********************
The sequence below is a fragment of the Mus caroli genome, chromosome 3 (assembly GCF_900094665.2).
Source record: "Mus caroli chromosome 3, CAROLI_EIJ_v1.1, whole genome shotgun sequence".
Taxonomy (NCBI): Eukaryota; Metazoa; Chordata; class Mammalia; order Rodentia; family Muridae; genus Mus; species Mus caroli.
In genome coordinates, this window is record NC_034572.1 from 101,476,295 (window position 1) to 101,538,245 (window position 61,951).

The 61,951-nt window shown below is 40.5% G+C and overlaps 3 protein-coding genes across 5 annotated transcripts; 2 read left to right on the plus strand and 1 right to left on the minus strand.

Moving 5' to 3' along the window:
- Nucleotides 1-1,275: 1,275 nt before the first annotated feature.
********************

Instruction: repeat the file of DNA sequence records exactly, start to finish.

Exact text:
The sequence below is a fragment of the Mus caroli genome, chromosome 3 (assembly GCF_900094665.2).
Source record: "Mus caroli chromosome 3, CAROLI_EIJ_v1.1, whole genome shotgun sequence".
Taxonomy (NCBI): Eukaryota; Metazoa; Chordata; class Mammalia; order Rodentia; family Muridae; genus Mus; species Mus caroli.
In genome coordinates, this window is record NC_034572.1 from 101,476,295 (window position 1) to 101,538,245 (window position 61,951).

The 61,951-nt window shown below is 40.5% G+C and overlaps 3 protein-coding genes across 5 annotated transcripts; 2 read left to right on the plus strand and 1 right to left on the minus strand.

Moving 5' to 3' along the window:
- Nucleotides 1-1,275: 1,275 nt before the first annotated feature.